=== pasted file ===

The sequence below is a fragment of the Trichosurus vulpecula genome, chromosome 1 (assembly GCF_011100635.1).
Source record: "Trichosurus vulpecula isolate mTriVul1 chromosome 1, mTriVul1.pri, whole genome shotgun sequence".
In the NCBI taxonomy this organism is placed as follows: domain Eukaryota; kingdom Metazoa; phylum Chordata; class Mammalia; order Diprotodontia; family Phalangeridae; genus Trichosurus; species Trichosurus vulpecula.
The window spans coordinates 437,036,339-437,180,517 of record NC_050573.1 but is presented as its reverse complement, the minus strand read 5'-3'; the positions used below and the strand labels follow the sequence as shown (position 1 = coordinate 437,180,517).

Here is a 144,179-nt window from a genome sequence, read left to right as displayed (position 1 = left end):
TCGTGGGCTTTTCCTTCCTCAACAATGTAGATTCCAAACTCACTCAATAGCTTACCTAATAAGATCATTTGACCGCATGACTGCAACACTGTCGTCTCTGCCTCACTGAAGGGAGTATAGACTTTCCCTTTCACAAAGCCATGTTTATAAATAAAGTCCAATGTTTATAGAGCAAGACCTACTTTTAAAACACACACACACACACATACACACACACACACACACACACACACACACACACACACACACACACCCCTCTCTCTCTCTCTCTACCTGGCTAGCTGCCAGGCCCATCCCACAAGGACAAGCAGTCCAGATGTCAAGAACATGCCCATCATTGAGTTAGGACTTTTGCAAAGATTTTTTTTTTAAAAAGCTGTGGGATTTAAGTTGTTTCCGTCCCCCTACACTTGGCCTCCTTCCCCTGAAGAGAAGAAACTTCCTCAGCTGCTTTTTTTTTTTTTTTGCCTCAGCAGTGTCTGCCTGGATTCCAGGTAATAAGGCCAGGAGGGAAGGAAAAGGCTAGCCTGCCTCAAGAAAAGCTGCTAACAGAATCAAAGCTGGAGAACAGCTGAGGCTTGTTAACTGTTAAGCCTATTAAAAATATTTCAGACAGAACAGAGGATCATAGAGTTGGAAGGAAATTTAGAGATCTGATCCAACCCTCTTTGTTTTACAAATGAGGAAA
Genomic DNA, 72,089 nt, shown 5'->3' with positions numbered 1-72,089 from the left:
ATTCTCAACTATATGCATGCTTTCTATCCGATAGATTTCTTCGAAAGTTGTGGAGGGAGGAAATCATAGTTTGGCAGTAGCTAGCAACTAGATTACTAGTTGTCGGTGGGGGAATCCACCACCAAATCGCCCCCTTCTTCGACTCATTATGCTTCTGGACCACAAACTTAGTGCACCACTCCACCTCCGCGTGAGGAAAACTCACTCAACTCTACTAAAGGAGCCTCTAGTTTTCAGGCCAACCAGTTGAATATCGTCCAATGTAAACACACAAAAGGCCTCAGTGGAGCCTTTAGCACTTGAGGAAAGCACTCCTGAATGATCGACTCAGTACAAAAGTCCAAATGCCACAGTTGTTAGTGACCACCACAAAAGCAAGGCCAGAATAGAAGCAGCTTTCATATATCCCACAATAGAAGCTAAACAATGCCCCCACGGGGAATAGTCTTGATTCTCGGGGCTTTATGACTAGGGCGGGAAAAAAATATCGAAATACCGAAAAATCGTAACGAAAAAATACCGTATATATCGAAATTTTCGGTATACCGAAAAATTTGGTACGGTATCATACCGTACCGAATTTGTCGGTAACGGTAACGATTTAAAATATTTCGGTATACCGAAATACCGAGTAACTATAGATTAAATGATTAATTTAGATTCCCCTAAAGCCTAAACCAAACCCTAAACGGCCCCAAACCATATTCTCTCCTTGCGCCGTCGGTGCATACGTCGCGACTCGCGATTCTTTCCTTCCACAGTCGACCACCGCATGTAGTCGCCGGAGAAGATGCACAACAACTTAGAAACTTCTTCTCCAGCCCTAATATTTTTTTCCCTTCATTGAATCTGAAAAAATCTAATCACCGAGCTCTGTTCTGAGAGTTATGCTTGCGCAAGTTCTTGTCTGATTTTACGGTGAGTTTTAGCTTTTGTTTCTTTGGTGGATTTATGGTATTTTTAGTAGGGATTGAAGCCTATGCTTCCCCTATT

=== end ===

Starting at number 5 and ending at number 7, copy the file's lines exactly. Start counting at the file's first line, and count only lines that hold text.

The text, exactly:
Here is a 144,179-nt window from a genome sequence, read left to right as displayed (position 1 = left end):
TCGTGGGCTTTTCCTTCCTCAACAATGTAGATTCCAAACTCACTCAATAGCTTACCTAATAAGATCATTTGACCGCATGACTGCAACACTGTCGTCTCTGCCTCACTGAAGGGAGTATAGACTTTCCCTTTCACAAAGCCATGTTTATAAATAAAGTCCAATGTTTATAGAGCAAGACCTACTTTTAAAACACACACACACACACATACACACACACACACACACACACACACACACACACACACACACACACCCCTCTCTCTCTCTCTCTACCTGGCTAGCTGCCAGGCCCATCCCACAAGGACAAGCAGTCCAGATGTCAAGAACATGCCCATCATTGAGTTAGGACTTTTGCAAAGATTTTTTTTTTAAAAAGCTGTGGGATTTAAGTTGTTTCCGTCCCCCTACACTTGGCCTCCTTCCCCTGAAGAGAAGAAACTTCCTCAGCTGCTTTTTTTTTTTTTTTGCCTCAGCAGTGTCTGCCTGGATTCCAGGTAATAAGGCCAGGAGGGAAGGAAAAGGCTAGCCTGCCTCAAGAAAAGCTGCTAACAGAATCAAAGCTGGAGAACAGCTGAGGCTTGTTAACTGTTAAGCCTATTAAAAATATTTCAGACAGAACAGAGGATCATAGAGTTGGAAGGAAATTTAGAGATCTGATCCAACCCTCTTTGTTTTACAAATGAGGAAA
Genomic DNA, 72,089 nt, shown 5'->3' with positions numbered 1-72,089 from the left: